Category Archives: Politics

Gaffe Track

It’s become increasingly common for some observers to question President Biden’s mental acuity. A recent struggle the president had with pronouncing a word brought an inordinate amount of criticism.

My take on the hand-wringing (and worse) can be read here.

Comical Comparison

Have you read about how Ukrainians in Russia have planted bombs in public places, how they terrorize and murder Russian civilians, jumping unsuspecting Muscovites and viciously stabbing them? How they preach hatred for all Russians? How they declare their wish to push them all into the Arctic Ocean?

No? Well, that’s probably because, needless to say, nothing of the sort is remotely true.

And not all Molotov Cocktails are alike.

To read what I mean, please click here.

Diversity in the Court!

A sour taste was left in some mouths back in January, after Supreme Court Justice Stephen Breyer announced his retirement from the Court and President Biden pledged to nominate a black woman to assume his seat.

Personally, I don’t care if the president sought a Samoan-born, hard of hearing, left-handed candidate to further diversify the Court. As long as the requisite credentials and talents were there, fine with me.

So, does Ketanji Brown Jackson, the president’s nominee, have what it takes to be a High Court judge?

My thoughts on the matter are here.

Letter and Response in Ami Magazine

Ami Magazine received a good number of letters about a column I wrote about the Ottawa trucker protest, wherein I noted some concerning elements that were part of it.  The magazine wanted to publish three of them and I offered a response. In the end, due to space considerations, only one letter was published, the following one, which, here, is followed in turn with my response:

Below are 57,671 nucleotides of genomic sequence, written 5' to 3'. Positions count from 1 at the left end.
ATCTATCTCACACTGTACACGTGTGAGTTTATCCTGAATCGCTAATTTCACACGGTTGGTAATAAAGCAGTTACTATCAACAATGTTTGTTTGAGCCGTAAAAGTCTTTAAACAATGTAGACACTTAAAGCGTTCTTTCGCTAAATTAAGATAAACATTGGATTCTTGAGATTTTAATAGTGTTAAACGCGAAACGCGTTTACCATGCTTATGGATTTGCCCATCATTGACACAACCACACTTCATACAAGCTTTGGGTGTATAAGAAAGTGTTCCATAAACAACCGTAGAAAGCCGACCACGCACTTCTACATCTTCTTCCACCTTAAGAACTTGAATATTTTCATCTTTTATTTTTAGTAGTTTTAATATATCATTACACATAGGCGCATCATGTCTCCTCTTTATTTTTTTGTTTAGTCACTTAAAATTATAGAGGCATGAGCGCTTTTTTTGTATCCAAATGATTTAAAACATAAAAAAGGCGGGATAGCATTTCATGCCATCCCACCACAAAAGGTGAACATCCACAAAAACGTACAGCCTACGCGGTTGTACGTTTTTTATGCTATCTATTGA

Dear Editor: 

A few weeks ago, Rabbi Shafran wrote an article discussing the fact that it is inappropriate to determine a true impartial conservative standpoint on anything political lest the opposing side’s argument is hearkened and comprehensively reviewed. It is a very rational perspective I totally agreed with. But lately I have gotten the impression that Rabbi Shafran has taken it too far. His views have moved ever more to the left and it almost seems as if he’s grown a bias against the right wing, versus impartiality.  

There were, for example, his take on the radical steps taken by the AG against vocal parents and his smearing of only Republican politicians who used Holocaust analogies, while ignoring the long list of Democrats doing the same. So I wasn’t surprised at last week’s article condemning the massive truck protest in Canada, though I did think some disagreement was warranted.  

The unconstitutionality of these draconian vaccine mandates and those who raise the fact that it is illegal are dissociated, and the fact that James Bauder believes in some conspiracy theories doesn’t make his argument any less compelling. The right to protest on the other hand, however big a disruption to people’s lives or to commerce, is an elementary right in every democratic country.  

Yet in this article, it is somehow deemed more disquieting than a breach of the most basic of freedoms; being coerced via unconstitutional mandates and taxations to jab a widely speculated vaccine (however illogical the speculation) into one’s own body. The article also mentions how the word “freedom” has morphed “from when it meant the desire of slaves to live normal lives to… the refusal to help stem the spread of a disease.”